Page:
When I started to play around with 'puters, all there was (for dos) was GWBasic but it was enough to get me hooked.
So, how about a "simple" interpreted language that runs on a Pi?
Well - it's a work in progress, but it's at the point where it's fully functional and usable, and although I hadn't originally thought of the RPi when I started the code (see the link below for details), it works remarkably well on the RPi.
however there's no code there yet, hopefully after this weekend if I have time.
I've posted screenshots in the past about it, but here is a taster:
not a terribly good image, but also look at:
for a proper screen-shot. This is a turtle graphics example. (spot the deliberate mistake
There are probably many coders out there who have experience with C on the Unix platform and I'm betting that this would be a great challenge for them especially if the overriding rule is "only well formed code allowed".
I have also started to write a manual for it - and yes, while it has GOTO, you don't need it once you've grasped the basics as it were.
More importantly, having an app like PiBasic (or call it what you will) would enable the scholars (and those who want to "play") to get their first "Hello World" on the screen.
It's the "wow factor" - I really think there is nothing better than getting people hooked by getting their name up in lights. Instantly.
From there on, the sky would be the limit.
Think about a code editor with a "Save" button and a "Run" button.
Start with simple screen output commands (what to put and where to put it)
Then add font size and color options.
Adding buttons/shapes etc
Next, input from the keyboard and later mouse clicks on buttons/shapes
Then the whole of the mathematical calculations set.
Access to a database engine (MySQL) would be very nice and could be done over the network - maybe Pi is not suitable for hosting MySQL - do not know!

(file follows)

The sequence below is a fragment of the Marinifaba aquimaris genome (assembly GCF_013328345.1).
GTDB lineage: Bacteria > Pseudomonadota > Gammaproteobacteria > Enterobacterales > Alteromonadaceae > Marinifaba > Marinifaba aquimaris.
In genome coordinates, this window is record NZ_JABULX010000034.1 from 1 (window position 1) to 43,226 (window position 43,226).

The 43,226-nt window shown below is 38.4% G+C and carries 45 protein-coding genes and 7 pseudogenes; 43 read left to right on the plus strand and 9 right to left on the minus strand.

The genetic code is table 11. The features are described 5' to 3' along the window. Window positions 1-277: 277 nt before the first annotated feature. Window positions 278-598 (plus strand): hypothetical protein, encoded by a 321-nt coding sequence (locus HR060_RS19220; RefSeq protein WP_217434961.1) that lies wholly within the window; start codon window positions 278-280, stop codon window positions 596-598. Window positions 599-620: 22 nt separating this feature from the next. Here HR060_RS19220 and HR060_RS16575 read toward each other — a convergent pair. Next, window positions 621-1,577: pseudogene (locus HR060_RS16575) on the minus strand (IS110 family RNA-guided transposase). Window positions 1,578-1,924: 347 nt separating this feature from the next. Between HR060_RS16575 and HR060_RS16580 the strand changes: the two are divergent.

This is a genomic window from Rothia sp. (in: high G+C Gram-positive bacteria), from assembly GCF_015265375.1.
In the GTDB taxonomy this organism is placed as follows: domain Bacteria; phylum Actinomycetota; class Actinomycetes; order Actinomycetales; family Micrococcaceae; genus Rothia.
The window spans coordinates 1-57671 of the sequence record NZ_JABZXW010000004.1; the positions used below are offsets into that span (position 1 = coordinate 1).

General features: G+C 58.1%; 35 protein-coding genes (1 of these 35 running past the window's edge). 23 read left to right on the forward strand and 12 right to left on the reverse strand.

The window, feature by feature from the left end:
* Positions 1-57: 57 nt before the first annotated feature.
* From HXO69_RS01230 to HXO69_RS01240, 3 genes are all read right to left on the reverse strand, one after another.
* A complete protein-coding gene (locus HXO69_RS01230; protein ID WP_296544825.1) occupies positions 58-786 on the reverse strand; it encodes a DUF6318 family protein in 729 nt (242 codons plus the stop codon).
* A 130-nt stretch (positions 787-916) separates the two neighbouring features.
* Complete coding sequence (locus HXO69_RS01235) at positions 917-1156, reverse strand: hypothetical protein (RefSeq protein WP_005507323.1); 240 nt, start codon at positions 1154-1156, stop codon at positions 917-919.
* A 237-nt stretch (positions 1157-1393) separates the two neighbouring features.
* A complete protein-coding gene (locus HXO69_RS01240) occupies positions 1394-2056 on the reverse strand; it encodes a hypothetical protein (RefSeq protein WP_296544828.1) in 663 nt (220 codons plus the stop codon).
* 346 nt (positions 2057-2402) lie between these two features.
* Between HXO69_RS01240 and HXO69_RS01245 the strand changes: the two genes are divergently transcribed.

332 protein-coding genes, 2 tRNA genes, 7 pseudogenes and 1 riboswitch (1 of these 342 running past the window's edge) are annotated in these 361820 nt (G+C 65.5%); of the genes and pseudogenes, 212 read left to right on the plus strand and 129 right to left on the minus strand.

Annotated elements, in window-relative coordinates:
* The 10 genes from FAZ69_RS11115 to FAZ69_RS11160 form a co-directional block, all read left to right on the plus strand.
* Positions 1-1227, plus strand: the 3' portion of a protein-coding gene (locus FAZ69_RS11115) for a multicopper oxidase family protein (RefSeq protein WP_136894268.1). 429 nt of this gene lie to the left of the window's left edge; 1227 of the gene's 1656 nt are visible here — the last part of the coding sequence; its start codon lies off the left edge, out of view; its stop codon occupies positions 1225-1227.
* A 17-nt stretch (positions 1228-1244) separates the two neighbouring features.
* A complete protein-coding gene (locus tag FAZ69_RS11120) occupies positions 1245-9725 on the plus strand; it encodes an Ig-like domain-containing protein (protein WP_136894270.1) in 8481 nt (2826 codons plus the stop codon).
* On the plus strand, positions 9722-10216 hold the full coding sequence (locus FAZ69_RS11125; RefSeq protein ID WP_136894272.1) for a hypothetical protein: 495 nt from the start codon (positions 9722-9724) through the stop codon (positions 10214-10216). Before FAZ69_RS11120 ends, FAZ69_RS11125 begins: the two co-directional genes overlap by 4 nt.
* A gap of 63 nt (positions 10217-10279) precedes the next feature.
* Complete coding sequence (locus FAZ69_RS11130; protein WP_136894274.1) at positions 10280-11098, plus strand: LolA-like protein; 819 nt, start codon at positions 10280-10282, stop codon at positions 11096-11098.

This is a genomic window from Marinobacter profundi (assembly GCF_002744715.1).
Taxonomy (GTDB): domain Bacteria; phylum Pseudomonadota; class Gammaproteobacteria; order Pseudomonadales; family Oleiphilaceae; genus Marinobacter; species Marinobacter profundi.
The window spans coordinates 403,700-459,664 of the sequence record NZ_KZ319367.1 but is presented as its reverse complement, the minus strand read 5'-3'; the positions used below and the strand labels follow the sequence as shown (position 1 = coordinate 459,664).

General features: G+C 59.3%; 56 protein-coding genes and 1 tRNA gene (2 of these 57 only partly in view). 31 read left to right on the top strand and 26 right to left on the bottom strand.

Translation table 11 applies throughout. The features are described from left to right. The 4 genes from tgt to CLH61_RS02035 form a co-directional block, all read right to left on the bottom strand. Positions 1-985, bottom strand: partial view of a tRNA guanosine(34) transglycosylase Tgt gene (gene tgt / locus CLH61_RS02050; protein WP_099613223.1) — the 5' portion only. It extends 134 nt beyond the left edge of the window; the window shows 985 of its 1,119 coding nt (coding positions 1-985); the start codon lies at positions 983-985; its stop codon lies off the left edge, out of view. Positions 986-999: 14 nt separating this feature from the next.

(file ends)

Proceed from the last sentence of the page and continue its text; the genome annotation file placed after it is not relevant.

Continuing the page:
I was asked recently to put in support for SQLite - so I've made a start by allowing associative arrays (you don't need to use them though!)
And of course, accessing the GPIO pins and anything else plugged into the USB, WiFi or other ports (think the drivers for the hardware would have to run on the OS though)
Harder, possibly not that important for the initial systems though. However I have (again, to satisfy my own needs!) put in support to talk to arduinos over the USB serial port. My aim is to make the same code (in BASIC) work on an arduino or the GPIO.
In my opinion, give a young enthusiast a way to get a Pi to do something that does not require mountains of work and they will soon start innovating - that "something" will soon grow to be a monster at which time, they can graduate to the higher level languages but they will be "hooked", much like I was when I coded my first version of "Pong" on my ZX81 back in the day.
Your preaching to the converted here - others will throw scorn at you, but so what For me it's the initial entry level that you have to break through - put people in a siruation which is simple - get them to write a sinple program or two, then those who are really keen can go on to learn editors, IDEs, debuggers and other programming languages. Starting on BASIC (35 years ago) didn't do me any harm at all - but I had good teachers and that's half (or more!) of the battle. If you have keen teachers who're willing to let you learn and "feed" you more and more when you want it then you've won...